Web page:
This isn’t necessarily the case. Extra visitors won’t do much harm to your strategy, but your efforts are better spent pursuing visitors who already have a predisposition to convert. You can maximize your chances of attracting these types by producing and syndicating content tailored toward your target demographics late in the buy cycle, and by funneling users to targeted landing pages based on known interests or previous habits.
5. Ongoing testing and development.
The final phase is the most important, and it should be used as a means of revisiting each former phase. Here, your responsibility is to experiment. Try something new, such as a headline, a new button, a new offer, a new target audience, and so on—it doesn’t matter, as long as it has the potential to bring more conversions. Put it to the test; if it succeeds, keep it. If it fails, toss it. Only through this process will you be able to improve your conversion rate on a consistent and recurring basis.
With the exception of the fifth and most important phase, all these phases are mere starting points. I’ve given you the details about why they’re important, how you can learn from them, and some pointers on how to be effective, but without foreknowledge of your specific business and customers, I can’t make any concrete recommendations that are guaranteed to work. The flip side is, if you pay attention to all these areas, commit yourself to making gradual tweaks and improvements over time, and always work with your audience in mind, I can guarantee you some level of success.
Don’t underestimate the power of a brand reputation. It may seem like a less tangible metric than something like inbound traffic or even raw social media followers, but less measurable doesn’t necessarily mean less important. Your brand reputation affects whether people click on your links when you syndicate them, whether they trust you enough to buy your product, and whether they love you enough to tell their friends about you. There are dozens of levels of consumer brand trust, and each one provides an important (yet hard-to-measure) benefit, so even a small increase in brand reputation can make a big impact on your bottom line.
The trouble is, brand reputation takes time and effort to build. You’ll have to adopt these seven strategies, at a minimum, to develop that reputation over the long term:
1. Earn Attention With Original Research.
This should be part of your content marketing strategy already; if it’s not, you’ve got some work to do. You may already be writing “good” content (answering user questions, striving for originality, utilizing multiple mediums, etc.), but original research is the fastest way to build a reputation. By its nature, it’s original and valuable, and if you syndicate it properly, there’s no reason why you shouldn’t be able to generate tons of new inbound links. People will recognize you as an authority just by virtue of your research, plus you’ll get lots of domain authority from those links, propelling you forward in search rankings and increasing your visibility further.
2. Publish on Lots of Channels.
Rather than putting all of your work on your own site or a small selection of outside sources, publish to as many outside sources as possible (as long as they’re somewhat relevant for your brand). This will greatly increase your visibility and expose you to new readers who might have previously been unfamiliar with your brand. This will also lend you a compounding effect; the more people see your brand the more authority they’ll imbue you with and the more familiar they’ll become with your work. The diverse range of backlinks you earn is an added bonus.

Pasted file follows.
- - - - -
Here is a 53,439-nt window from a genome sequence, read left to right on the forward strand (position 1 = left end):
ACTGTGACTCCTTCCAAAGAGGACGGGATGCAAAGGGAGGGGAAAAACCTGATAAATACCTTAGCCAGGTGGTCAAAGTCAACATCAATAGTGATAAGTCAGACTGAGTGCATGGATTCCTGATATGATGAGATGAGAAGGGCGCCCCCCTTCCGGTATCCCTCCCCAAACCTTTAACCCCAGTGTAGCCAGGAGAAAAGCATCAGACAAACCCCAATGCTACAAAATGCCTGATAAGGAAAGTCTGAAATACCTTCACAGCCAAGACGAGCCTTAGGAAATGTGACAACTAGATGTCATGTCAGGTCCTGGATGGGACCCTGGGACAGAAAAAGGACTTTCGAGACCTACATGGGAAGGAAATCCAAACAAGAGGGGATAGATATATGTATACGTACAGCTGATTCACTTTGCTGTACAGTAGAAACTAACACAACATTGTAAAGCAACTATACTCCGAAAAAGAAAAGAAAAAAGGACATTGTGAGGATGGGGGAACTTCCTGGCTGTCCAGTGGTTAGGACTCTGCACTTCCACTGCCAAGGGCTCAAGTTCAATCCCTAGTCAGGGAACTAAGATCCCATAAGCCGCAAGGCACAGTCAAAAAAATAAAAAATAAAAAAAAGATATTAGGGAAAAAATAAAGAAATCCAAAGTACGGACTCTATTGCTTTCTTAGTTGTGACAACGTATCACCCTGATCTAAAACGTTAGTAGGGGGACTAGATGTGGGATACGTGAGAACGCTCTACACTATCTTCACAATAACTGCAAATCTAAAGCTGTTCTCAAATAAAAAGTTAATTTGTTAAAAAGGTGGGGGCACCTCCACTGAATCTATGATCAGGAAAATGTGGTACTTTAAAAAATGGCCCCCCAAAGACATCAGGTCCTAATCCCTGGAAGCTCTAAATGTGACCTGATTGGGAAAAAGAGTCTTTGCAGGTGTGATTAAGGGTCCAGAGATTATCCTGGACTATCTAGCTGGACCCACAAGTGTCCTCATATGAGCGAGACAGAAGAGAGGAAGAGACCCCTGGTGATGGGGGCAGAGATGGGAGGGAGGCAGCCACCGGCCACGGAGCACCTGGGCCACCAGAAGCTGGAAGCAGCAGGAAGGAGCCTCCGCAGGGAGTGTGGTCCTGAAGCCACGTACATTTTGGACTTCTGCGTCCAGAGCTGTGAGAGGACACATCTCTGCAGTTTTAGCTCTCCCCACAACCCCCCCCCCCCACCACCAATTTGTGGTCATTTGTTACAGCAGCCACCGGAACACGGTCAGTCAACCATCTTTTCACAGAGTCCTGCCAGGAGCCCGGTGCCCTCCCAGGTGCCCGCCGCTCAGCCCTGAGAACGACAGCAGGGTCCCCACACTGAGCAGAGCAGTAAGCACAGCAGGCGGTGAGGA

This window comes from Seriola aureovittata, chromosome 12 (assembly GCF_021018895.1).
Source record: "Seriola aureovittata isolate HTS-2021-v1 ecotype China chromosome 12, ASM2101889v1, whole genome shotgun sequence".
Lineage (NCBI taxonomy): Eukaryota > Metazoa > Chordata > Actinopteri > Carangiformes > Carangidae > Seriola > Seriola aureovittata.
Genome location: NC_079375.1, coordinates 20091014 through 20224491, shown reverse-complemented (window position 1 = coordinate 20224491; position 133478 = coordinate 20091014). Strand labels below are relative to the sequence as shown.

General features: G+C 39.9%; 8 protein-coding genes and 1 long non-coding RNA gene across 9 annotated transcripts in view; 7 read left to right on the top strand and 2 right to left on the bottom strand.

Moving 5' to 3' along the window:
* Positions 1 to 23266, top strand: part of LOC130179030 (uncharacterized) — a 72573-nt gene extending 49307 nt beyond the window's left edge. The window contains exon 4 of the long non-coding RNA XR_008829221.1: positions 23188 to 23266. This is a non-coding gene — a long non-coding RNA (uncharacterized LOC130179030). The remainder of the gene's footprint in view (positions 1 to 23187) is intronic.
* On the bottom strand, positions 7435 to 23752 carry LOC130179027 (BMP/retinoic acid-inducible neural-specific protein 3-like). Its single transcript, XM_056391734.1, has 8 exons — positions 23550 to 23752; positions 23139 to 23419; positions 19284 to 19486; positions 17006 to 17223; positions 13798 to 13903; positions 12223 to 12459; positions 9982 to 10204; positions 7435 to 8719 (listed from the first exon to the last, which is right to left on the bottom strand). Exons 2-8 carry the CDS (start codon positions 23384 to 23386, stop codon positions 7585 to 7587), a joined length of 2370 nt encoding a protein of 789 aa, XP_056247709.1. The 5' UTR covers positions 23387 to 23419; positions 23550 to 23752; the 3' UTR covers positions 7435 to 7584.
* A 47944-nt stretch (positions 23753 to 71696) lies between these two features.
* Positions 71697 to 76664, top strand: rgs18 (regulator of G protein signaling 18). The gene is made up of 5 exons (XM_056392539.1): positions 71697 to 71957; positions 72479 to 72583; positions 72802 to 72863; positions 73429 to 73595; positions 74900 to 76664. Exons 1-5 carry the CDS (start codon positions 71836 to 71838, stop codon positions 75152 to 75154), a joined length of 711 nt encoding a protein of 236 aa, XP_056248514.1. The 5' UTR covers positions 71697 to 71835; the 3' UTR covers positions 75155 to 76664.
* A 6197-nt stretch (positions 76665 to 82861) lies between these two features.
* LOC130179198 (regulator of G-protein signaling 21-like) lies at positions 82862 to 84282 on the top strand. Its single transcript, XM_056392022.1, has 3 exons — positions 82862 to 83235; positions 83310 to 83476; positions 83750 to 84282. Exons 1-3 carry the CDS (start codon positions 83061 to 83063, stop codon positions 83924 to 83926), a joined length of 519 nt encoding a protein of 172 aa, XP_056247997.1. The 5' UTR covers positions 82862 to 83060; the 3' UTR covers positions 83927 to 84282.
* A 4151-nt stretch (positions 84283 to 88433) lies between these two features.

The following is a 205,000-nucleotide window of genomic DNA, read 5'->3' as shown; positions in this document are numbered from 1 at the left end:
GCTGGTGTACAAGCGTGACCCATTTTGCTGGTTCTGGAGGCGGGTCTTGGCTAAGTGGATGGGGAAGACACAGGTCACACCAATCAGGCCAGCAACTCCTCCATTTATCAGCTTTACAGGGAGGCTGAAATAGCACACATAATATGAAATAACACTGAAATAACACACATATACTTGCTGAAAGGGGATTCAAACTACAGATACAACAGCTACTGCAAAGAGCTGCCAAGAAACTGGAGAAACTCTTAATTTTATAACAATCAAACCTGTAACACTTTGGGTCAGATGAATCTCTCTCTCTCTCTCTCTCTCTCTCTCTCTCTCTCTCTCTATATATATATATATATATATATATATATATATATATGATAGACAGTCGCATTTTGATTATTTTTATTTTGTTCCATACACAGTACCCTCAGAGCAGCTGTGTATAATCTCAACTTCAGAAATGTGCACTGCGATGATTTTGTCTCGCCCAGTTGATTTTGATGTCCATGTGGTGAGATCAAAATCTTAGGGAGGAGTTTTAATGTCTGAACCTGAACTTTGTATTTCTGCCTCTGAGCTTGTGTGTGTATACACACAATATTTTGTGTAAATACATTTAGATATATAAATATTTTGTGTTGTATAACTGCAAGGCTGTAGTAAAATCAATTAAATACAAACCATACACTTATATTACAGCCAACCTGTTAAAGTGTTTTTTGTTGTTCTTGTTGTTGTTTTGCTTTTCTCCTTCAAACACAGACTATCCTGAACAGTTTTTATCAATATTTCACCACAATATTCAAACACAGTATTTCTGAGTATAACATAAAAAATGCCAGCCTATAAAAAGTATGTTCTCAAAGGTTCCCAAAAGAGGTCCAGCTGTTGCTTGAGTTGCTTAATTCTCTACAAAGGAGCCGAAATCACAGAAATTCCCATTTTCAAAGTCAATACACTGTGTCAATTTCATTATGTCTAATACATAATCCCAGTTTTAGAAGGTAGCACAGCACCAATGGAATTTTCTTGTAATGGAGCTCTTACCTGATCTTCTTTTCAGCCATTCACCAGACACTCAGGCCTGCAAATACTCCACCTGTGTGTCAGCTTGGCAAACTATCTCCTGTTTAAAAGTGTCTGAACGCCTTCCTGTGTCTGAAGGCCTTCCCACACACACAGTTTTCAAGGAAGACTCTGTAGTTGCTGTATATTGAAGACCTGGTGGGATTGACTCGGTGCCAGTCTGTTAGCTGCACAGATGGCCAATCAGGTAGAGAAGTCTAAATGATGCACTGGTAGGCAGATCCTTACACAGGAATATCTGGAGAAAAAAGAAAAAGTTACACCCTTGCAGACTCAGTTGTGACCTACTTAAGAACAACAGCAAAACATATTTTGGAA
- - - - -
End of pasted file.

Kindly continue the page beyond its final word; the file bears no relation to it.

3. Engage With Individuals.
When you’re working on a mass marketing strategy, engaging with people on an individual level may seem time consuming or nitpicky, but it’s well worth the effort. When you receive comments on blog posts, messages, new followers, or any other form of engagement, go out of your way to respond. Talk to individual people, and avoid using canned or clichéd messages—speak from the heart. This will sharply increase the loyalty of those lone audience members, and more importantly demonstrate your personable nature to others who may be seeing your public interactions. There is no downside here.
4. Network With Influencers.
If you want to boost your reputation, one of the best ways is to leverage the reputation of someone who’s already built one. These are called “influencers,” high-profile authorities with notoriety, respect, lots of followers, and a connection to your industry. How you network with them is up to you—you can exchange guest blog posts, have public chats about various industry topics, or even host interviews with each other. It’s an opportunity for mutual exposure, and you’ll find your audience size and loyalty increasing with each engagement.
5. Address Requests and Complaints.
Encourage your users to be vocal, and respond to their feedback with meaningful action. For example, if one of your users asks for a follow-up to one of your popular blog posts, write one. If a user complains that there’s a mobile issue with your website, fix it—or at least look into it. The obvious benefit here is that it shows you care and increases the loyalty of those making the requests and complaints, but it also proactively fixes issues the rest of your audience might be holding back from you.
6. Optimize Your Reviews.
Take time every week to scout the reviews of your brand and individual products. This means checking your own pages for user-submitted reviews (assuming you have a review function) as well as looking at third party directory pages. Follow up on positive reviews, and use them to learn what you’re doing right. Try to make up for and apologize for negative reviews, and use them to learn what you can improve. Doing this will gradually improve your reputation, and might even give you a boost in local SEO.